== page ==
From AL.com (source link): “Let’s get a couple of things out in the open right off the bat; there is no such thing as a 20-foot alligator weighing 1,000 pounds in Alabama or anywhere else for that matter.”
That’s the first line of a gator-season prediction column published on AL.com a day ahead of the beginning of 2014 alligator seasons in Alabama’s southwest and west-central zones.
I wish I’d never written it.
Less than 48 hours after it was posted, I was rocking the couch at home while recuperating from the second night of covering the southwest zone gator hunt on and around the Mobile-Tensaw Delta, when I got a call from my buddy “Big Daddy” Lawler in Wilcox County.
“Did you hear about the big one that came in last night?” said Big Daddy, who was broadcasting his “Gettin’ Outdoors Radio” show live from the west-central check-in at Roland Cooper State Park when the massive alligator was towed in on a trailer.
An estimated crowd of 300 people had come to the park that Saturday morning prompted by Lawler to come see wildlife officials attempt to weigh the huge animal.
“No. How big was it?” I asked.
“I sent you a text. It broke the scale. They finally weighed it at 15 feet and 1,011.5 pounds!”
He said that last part real slow, I presume to give it a chance to sink in.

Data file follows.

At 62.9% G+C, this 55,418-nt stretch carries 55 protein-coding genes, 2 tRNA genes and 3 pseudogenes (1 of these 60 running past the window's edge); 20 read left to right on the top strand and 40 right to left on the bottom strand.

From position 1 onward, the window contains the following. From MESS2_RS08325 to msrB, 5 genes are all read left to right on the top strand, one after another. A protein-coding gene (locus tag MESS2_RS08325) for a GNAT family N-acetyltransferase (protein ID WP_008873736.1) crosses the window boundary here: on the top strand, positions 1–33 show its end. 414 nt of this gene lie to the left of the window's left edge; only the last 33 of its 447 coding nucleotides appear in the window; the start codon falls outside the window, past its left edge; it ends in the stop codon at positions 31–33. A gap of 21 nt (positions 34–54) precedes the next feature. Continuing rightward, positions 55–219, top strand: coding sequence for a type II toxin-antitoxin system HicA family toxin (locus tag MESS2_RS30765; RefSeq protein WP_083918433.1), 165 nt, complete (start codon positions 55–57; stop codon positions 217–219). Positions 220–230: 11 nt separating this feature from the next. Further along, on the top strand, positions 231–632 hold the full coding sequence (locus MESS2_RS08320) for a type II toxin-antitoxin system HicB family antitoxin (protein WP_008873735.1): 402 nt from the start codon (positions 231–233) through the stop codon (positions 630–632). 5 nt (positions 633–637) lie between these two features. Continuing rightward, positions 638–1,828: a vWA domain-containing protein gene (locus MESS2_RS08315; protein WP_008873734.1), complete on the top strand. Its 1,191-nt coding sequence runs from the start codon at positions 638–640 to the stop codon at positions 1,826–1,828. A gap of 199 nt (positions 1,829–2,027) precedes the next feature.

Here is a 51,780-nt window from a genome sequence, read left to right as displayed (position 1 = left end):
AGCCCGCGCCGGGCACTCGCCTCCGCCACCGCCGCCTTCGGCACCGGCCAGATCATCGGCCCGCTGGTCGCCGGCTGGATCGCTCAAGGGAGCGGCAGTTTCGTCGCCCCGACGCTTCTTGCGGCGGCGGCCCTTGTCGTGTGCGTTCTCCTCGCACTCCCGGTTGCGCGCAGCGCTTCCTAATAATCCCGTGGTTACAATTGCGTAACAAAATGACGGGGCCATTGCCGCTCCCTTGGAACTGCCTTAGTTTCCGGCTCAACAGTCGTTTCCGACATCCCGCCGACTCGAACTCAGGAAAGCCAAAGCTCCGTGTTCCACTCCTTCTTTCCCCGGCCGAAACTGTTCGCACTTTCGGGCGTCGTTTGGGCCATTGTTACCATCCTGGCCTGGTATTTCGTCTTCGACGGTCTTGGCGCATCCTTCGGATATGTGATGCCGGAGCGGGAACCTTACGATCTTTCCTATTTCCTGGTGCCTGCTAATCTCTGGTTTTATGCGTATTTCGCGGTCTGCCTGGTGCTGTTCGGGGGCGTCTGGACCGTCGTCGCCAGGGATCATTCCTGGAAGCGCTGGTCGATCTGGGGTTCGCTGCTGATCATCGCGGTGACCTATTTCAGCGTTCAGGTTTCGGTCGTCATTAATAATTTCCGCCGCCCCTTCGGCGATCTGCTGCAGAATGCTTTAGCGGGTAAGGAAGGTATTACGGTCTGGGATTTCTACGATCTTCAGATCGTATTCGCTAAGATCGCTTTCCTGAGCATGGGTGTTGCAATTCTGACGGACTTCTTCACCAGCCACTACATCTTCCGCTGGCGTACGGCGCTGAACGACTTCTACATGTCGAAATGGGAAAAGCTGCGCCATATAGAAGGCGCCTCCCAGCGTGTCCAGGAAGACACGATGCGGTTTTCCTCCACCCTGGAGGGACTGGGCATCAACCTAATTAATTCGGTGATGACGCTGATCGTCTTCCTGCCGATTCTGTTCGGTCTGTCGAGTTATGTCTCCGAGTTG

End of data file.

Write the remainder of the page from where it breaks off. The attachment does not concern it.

Even in my brain’s sleep-deprived state, it did.
Alabama doesn’t have an alligator state-record program, but I knew off the top of my head the gator killed by Mandy Stokes with the help of her husband John Stokes, brother-in-law Kevin and his children Savannah, 16, and Parker, 14, was much bigger than the largest hunter-killed alligator up to that time.
That 14-foot, 2-inch, 838-pound animal was tagged by Keith Fancher and his crew in 2011, also on the Alabama River.
Mandy Stokes dispatched it after a harrowing five-hour-plus fight in Mill Creek, a tributary of the Alabama River that dumps into it a couple miles above the William Dannelly/Millers Ferry Lock and Dam.
I knew we could be dealing with an animal in a class all its own when a quick Internet search revealed that the current world record as recognized by Safari Club International stood at 14-feet, 8 inches and 880 pounds.
I called photographer Sharon Steinmann, who was supposed to be on the water with me that night covering the local gator hunt. We switched gears and were on the way to Camden within a couple of hours.
Meeting Lawler at the Hardee’s in Camden, he guided us along Wilcox County backroads snaking through beautiful, sparsely populated, agricultural and wooded landscapes of what he called the “raw, rural South” to where the gator was being stored for the night.
Arriving at John Stokes’ dad Winston Stokes’ home in the Sardis community, we were greeted by members of the team and assorted other family and friends.
The big gator was coiled nose-to-tail on a blue tarp and nearly submerged in ice water in the back of a full-size pickup truck. The setting totally masked the true size of the huge animal.
Still, it was hard not to flinch when the tarp was pulled back revealing the width of his back. When Kevin lifted the gator’s head, I knew it was like nothing I’d ever seen before.